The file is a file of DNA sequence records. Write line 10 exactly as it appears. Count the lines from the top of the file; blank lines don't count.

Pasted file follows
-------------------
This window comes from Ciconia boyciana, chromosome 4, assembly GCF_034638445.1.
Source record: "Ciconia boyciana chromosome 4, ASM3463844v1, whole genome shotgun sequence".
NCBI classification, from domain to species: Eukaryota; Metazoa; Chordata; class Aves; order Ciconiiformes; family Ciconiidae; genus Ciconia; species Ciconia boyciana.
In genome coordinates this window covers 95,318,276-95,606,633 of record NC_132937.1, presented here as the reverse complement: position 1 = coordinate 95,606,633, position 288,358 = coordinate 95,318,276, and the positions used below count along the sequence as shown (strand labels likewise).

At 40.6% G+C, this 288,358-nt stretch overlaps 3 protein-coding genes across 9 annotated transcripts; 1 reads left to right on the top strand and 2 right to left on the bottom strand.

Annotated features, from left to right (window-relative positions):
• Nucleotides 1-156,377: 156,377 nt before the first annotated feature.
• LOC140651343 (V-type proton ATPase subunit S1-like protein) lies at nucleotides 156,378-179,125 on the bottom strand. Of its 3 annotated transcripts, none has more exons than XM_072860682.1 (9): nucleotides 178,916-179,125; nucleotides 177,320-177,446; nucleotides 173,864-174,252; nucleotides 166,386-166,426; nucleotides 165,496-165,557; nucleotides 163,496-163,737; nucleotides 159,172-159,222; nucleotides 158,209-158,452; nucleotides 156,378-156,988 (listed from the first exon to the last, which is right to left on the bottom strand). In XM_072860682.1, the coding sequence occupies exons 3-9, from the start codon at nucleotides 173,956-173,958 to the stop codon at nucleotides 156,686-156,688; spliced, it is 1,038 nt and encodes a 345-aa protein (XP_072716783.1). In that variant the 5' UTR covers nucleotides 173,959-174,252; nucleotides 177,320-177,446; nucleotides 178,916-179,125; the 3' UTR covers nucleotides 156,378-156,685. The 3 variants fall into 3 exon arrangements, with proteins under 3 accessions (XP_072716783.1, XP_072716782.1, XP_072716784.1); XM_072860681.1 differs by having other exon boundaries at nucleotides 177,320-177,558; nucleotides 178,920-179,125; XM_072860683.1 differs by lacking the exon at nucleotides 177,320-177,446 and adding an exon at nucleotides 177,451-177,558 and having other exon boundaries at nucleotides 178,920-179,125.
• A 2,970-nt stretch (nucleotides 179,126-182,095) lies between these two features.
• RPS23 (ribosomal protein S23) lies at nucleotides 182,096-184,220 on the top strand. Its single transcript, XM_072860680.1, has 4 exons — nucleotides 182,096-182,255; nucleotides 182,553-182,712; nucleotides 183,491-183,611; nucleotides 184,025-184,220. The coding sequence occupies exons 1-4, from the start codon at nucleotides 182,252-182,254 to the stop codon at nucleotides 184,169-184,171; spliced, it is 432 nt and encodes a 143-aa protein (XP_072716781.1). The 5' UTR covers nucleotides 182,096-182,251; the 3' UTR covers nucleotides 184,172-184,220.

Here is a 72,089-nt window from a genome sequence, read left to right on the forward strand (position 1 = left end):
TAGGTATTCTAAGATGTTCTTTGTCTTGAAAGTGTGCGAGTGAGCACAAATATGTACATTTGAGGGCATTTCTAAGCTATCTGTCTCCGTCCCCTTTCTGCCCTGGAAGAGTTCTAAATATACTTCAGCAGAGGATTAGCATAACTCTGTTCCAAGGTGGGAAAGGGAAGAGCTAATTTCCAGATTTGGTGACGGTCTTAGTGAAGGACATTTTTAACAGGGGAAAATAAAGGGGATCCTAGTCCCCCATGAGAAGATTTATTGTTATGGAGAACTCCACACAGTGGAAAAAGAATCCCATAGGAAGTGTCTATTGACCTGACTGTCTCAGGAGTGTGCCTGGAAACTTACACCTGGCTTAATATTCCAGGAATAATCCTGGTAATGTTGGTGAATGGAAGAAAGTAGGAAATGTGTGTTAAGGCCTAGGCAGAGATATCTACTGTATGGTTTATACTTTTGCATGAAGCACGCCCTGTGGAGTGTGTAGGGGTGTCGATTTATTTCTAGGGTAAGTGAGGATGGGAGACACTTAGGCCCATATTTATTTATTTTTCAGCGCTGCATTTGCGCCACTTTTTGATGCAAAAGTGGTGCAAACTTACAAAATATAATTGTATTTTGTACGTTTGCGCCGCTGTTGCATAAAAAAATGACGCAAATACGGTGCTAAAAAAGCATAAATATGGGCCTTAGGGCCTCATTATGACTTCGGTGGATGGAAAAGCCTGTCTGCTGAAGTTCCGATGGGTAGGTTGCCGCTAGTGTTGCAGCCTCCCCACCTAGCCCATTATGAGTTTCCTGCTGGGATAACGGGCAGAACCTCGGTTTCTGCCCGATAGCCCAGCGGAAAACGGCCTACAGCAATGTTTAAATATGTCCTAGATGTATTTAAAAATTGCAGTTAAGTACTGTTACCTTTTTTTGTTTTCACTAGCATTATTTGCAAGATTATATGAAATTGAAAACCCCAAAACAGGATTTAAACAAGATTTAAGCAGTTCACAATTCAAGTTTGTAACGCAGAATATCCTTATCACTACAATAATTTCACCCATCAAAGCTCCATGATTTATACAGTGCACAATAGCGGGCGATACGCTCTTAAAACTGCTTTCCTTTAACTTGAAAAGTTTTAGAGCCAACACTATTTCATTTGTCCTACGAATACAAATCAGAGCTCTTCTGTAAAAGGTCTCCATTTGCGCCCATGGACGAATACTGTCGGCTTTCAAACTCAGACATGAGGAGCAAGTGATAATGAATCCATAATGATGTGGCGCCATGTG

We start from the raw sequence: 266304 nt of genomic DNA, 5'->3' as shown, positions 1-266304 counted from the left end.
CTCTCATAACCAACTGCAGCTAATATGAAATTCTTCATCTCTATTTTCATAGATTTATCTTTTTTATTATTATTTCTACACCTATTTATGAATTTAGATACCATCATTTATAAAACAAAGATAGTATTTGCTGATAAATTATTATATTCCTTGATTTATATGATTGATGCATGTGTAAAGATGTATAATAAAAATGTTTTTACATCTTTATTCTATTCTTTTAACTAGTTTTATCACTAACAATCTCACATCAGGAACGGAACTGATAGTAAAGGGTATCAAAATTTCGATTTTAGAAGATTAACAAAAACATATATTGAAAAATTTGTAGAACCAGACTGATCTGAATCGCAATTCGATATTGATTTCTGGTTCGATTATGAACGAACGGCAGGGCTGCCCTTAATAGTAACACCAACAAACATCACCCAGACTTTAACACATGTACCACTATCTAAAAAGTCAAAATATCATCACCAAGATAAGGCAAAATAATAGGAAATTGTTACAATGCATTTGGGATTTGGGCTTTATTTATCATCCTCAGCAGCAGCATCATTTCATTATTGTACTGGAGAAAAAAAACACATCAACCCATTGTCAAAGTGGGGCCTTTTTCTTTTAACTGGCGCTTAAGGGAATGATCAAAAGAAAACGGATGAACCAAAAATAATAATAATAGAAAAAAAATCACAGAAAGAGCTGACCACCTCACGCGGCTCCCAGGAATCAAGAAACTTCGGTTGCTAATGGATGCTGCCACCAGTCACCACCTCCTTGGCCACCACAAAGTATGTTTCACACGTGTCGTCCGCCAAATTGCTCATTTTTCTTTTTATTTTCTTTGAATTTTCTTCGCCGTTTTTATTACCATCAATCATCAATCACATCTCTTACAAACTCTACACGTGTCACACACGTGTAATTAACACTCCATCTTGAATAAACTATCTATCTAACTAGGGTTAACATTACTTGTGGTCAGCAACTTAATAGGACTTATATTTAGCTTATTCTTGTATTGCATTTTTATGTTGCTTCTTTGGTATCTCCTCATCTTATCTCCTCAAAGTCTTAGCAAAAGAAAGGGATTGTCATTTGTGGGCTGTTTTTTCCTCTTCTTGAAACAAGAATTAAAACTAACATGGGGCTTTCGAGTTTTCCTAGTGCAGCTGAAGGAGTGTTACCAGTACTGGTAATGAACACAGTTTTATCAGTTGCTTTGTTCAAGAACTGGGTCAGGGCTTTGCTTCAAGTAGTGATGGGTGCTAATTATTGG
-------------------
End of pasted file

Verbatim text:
• RPS23 (ribosomal protein S23) lies at nucleotides 182,096-184,220 on the top strand. Its single transcript, XM_072860680.1, has 4 exons — nucleotides 182,096-182,255; nucleotides 182,553-182,712; nucleotides 183,491-183,611; nucleotides 184,025-184,220. The coding sequence occupies exons 1-4, from the start codon at nucleotides 182,252-182,254 to the stop codon at nucleotides 184,169-184,171; spliced, it is 432 nt and encodes a 143-aa protein (XP_072716781.1). The 5' UTR covers nucleotides 182,096-182,251; the 3' UTR covers nucleotides 184,172-184,220.